Great singing in Verdi’s Nabucco spoilt by a dreary production
Nebuchadnezzar’s reign was followed by weaker kings, and the kingdom was lost when Cyrus the Great absorbed it into the Persian Empire in 539 BC. That is the subject of Handel’s dramatic oratorio Belshazzar (crown prince and regent while his father was absent), and these ancient events to the east of the Classical world had a strong effect on European artists — think of Belshazzar’s Feast by Rembrandt, or Judith’s beheading of Holofernes by artists such as Caravaggio (Holofernes was a general in Nebuchadnezzar’s army).
The effect on the Israelites was profound. The Babylonians conquered Jerusalem in 597 BC, and again in 587 BC when they took the people away as captives. In an excellent programme essay, Sarah Lenton describes how the history of the time informed the stories given in the Bible, notably in the Book of Daniel and Psalm 137 (By the rivers of Babylon, there we sat down, yea, we wept…) But as she points out, from the Babylonian exile “a faith very like that of modern Judaism had begun to emerge”.
Verdi’s librettist Temistocle Solera may have got it wrong, but he was working in the context of the time, before the cuneiform writing system, even in its simplified form for Old Persian, had been deciphered, and before archaeology had unearthed massive winged bulls inscribed with cuneiform writing. But Verdi does a magnificent job of describing the tensions between Babylonians and captive Hebrews, and this was a terrific performance under crisp conducting by the Royal Opera’s former chorus director Renato Balsadonna (replacing Daniel Oren).
The chorus was superb, as were the principal cast members, with Russian bass Alexander Vinogradov as the high priest Zaccaria, Ukrainian soprano Liudmyla Monastyrska, replacing Anna Netrebko as Abigaille, and Mongolian baritone Amartuvshin Enkhbat as Nabucco in the main roles, all commanding the stage with their singing. Russian mezzo Vasilisa Berzhanskaya as Nabucco’s second daughter Fenena, sister to Abigaille, and Uzbek tenor Najmiddin Mavlyanov as Ismaele complemented them in a very fine cast.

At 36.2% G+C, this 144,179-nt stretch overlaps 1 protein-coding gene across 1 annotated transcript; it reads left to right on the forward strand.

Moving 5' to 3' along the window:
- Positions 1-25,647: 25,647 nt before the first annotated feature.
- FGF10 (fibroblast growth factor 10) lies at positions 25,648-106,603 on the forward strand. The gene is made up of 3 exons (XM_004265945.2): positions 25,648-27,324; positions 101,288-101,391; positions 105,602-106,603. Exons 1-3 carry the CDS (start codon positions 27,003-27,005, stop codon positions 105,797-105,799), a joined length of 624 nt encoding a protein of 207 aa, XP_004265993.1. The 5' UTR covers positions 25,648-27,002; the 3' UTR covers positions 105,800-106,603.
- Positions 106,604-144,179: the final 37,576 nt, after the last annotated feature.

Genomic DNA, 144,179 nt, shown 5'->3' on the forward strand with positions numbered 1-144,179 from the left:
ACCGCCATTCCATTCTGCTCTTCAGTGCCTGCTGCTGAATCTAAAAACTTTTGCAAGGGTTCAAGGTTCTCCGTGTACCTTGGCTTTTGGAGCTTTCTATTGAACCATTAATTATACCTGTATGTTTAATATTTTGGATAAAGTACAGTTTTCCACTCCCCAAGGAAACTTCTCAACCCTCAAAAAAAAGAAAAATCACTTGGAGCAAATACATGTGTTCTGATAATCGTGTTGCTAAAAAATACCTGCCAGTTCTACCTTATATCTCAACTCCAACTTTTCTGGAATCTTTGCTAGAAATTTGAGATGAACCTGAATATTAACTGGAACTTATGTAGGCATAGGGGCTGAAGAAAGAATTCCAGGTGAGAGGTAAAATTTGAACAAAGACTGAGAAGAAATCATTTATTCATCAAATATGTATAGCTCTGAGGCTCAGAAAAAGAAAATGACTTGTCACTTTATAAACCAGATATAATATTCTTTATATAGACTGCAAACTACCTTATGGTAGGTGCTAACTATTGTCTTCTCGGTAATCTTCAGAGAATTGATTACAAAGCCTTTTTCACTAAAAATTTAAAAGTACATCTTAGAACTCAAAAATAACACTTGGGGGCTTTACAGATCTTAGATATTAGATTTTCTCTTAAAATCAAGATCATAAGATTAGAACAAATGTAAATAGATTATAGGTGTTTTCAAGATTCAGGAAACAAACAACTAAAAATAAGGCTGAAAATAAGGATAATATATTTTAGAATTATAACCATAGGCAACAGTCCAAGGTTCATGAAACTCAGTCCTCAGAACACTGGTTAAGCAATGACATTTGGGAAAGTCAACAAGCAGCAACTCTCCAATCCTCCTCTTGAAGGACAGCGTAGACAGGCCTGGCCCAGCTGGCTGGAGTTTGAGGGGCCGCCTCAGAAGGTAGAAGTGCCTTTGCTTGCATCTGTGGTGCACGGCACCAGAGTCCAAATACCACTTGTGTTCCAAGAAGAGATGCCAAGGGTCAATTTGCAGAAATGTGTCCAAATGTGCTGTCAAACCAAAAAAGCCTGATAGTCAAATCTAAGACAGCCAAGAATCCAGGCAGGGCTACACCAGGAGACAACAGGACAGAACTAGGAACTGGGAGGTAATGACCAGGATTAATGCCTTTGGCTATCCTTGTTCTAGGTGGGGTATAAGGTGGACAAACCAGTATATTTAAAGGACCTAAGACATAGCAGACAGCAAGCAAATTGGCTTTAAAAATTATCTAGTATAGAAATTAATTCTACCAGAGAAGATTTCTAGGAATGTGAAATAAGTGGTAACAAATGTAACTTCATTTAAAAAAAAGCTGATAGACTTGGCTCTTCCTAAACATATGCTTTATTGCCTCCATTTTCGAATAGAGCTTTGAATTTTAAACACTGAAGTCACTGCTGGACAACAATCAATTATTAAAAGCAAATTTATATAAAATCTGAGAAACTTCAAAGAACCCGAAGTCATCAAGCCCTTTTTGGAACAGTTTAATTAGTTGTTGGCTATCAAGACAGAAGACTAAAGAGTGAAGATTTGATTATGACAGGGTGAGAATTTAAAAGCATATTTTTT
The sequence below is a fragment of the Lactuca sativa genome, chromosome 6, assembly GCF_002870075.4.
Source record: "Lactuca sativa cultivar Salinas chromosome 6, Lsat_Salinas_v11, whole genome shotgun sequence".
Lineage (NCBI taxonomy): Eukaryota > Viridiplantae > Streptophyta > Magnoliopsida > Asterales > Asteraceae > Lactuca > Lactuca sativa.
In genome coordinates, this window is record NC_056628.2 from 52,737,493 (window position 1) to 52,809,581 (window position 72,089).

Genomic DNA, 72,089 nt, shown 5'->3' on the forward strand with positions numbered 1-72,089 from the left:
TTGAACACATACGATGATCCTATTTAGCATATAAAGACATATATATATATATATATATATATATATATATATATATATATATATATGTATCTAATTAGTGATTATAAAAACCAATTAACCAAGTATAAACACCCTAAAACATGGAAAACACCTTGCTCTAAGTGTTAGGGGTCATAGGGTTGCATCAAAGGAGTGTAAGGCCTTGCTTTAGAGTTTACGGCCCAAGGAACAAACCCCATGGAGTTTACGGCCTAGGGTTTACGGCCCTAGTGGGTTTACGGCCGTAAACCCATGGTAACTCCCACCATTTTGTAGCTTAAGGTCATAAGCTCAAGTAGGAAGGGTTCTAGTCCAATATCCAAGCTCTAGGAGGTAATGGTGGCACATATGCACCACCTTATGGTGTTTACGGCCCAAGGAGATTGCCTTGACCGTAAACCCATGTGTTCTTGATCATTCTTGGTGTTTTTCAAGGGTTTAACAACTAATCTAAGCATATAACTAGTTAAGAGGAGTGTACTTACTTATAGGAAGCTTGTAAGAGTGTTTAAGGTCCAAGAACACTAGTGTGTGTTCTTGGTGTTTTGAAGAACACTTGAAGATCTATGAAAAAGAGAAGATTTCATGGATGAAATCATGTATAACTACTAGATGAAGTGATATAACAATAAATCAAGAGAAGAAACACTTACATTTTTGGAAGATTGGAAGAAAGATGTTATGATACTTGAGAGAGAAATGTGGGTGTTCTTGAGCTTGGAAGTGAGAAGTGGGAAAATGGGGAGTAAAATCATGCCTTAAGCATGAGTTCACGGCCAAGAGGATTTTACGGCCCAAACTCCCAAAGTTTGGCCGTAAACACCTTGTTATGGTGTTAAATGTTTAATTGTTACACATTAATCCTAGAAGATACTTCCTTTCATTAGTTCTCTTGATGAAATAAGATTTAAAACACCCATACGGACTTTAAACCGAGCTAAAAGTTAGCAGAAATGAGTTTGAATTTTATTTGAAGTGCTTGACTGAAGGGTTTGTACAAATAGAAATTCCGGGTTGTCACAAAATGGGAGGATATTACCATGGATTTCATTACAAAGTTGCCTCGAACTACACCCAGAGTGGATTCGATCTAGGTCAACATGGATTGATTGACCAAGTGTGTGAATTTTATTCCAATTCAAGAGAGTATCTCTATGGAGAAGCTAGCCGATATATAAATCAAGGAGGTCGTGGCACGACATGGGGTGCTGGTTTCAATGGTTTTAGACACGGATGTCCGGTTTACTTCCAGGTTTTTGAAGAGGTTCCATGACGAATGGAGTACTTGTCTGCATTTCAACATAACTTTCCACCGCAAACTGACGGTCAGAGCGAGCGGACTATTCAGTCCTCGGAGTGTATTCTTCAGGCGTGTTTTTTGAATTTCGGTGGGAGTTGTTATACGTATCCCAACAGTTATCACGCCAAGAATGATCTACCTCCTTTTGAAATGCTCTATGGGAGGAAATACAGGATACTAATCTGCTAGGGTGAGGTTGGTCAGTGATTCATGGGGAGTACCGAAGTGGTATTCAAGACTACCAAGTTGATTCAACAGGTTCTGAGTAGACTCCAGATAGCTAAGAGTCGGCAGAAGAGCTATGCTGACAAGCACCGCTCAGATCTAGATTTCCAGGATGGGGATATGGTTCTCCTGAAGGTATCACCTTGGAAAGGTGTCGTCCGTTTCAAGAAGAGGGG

The same cannot be said of Daniele Abbado’s dull, desiccated and static production, now in its second revival. The movement of the chorus was poorly executed, and in these days of statue toppling the destruction, or rather deconstruction, of the mighty idol could have been stopped by a single policeman. The costumes are dreary, making it difficult to distinguish Hebrews from Babylonians, with not the slightest nod to Byron’s colourful imagery about the Babylonian “cohorts gleaming in purple and gold”. Here was a mid-twentieth century, third-rate dictatorship, with bare-chested guards in braces toting AK-47s. A far cry from one of the great kings of the ancient world.
The audience for what should be a stunning opera deserves better, though the excellent singing is a great attraction. Next time the Royal Opera needs a new production, rather than a third revival of this one.
A Message from TheArticle
We are the only publication that’s committed to covering every angle. We have an important contribution to make, one that’s needed now more than ever, and we need your help to continue publishing throughout the pandemic. So please, make a donation.